Beyond the Slimy Wall: They Nest
By Stephanie Star Smith
February 28, 2005
We here at BOP are an eclectic group, and our tastes in movies run from the serious cinephiles to the foreign-film aficionados to niche film lovers. Thus was born the idea for this weekly column, devoted to horror films of all shapes and sizes, but concentrating on those B- and C-grade films that mainstream reviewers disdain, but are the bread-and-butter of every spook movie lover's viewing. So come with me as we venture beyond the slimy wall, uncovering the treasures - and burying the time-wasting bombs - that await those who dare to love the scare.
Animals-eating-people movies are always a hoot to watch. Not just cause it’s fun to see folks get et, but seriously; don’t we all harbor the sneaking suspicion in the back of our minds that one of these days, Mother Nature is going to open up a can of whup-ass on the human race as retribution for all the harm we’ve caused her and all creatures great and small? And when the animals are insects run wild, the effect is creepy as well as being a ripping yarn, because of all the creatures Mother Nature could unleash, uggy-bugs are the ones none of us would like to encounter, even without any of the genetic enhancements that seem to be part-and-parcel of insects-eating-people movies.
They Nest comes to us courtesy of USA Films, one of the last bastions of the schlock made-for-TV movie, once a staple of the category before all such flicks had to be Important Films about Serious Subjects because everybody wanted to be HBO. It concerns the one living creature that, save Keith Richards, scientists tell us can survive anything, including a nuclear holocaust: the cockroach. And these aren’t your garden-variety lurking-in-cardboard-boxes-waiting-to-be-taken-home symbol-for-extreme-filth cockroaches, either; something has happened - the film never makes clear exactly what - to turn these cockroaches into carnivores. So not only do they squick us out just by being, you know, cockroaches, but now they burrow deep into flesh instead of hiding behind our fridges.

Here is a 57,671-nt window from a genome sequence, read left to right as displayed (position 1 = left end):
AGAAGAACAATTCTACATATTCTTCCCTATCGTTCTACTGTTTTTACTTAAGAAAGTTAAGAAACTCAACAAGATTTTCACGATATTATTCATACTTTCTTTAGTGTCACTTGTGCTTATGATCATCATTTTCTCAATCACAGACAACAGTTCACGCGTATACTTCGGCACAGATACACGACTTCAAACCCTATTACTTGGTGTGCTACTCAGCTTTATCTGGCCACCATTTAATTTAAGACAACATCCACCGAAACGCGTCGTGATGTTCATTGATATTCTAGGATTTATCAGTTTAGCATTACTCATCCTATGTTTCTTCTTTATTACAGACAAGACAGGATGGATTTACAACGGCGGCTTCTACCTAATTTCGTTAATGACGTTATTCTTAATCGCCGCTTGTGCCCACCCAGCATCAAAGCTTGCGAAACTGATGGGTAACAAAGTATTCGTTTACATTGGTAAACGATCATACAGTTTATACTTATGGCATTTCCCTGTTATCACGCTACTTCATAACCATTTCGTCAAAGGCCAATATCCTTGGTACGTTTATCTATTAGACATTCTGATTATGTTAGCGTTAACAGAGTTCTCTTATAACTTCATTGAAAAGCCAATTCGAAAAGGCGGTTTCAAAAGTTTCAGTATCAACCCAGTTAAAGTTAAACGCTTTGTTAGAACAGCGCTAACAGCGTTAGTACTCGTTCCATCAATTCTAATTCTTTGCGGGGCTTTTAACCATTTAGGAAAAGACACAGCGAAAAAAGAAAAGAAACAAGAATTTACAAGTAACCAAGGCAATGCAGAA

I’ll give you all some time to let your skin stop crawling over that visual.
Now in addition to carnivorous cockroaches, you’ve also got your other AEP staples: the isolated location, in this case a remote island off the coast of Maine; your tortured lead character, here in the form of a young doctor who succumbed to the pressure of the ER and froze during an emergency; your feuding locals who barely trust each other, and who definitely don’t cotton to an outsider, which in turn leads to the no one-believes-the-danger-is-real subplot; and you’ve got your savvy local sheriff who tries to get the local politicos to listen to reason and pay attention to the evidence before It’s Too Late (and not the Carole King version).
It’s all great fun, and well done to boot. The effects are pretty damned good for what is basically a grade-C flick, and the cast is peopled with pretty young faces you’ve never heard of, alongside a few stalwart character actors to do the heavy thespian lifting. In fact, probably the most recognizable name and face belongs to Dean Stockwell, who does an admirable job with the savvy sheriff role (and who probably would’ve liked his hand-link at a couple points in this film). And the science walks that fine line between believability and “Oh, you have got to be kidding me!”
They Nest isn’t currently available on home video, but it shows up fairly frequently on the Sci-Fi Channel, which is not only affiliated with the USA Network but is itself one of those aforementioned last bastions, concentrating on the horror and SF end of the schlock scale. At two hours, including commercials, it’s more than worth setting your TiVo - or VCR, if you’re still stuck in the 20th century - to record They Nest next time it pops up. Oh, and it’s shown letterboxed, too, apparently the better to squick you out with.
And you might want to turn on all the lights next time you wander into the kitchen for a late-night snack. Just in case.
I see by the shadows falling from my bust of Pallas that our time is up. Until next time, then, when we will once again venture Beyond the Slimy Wall.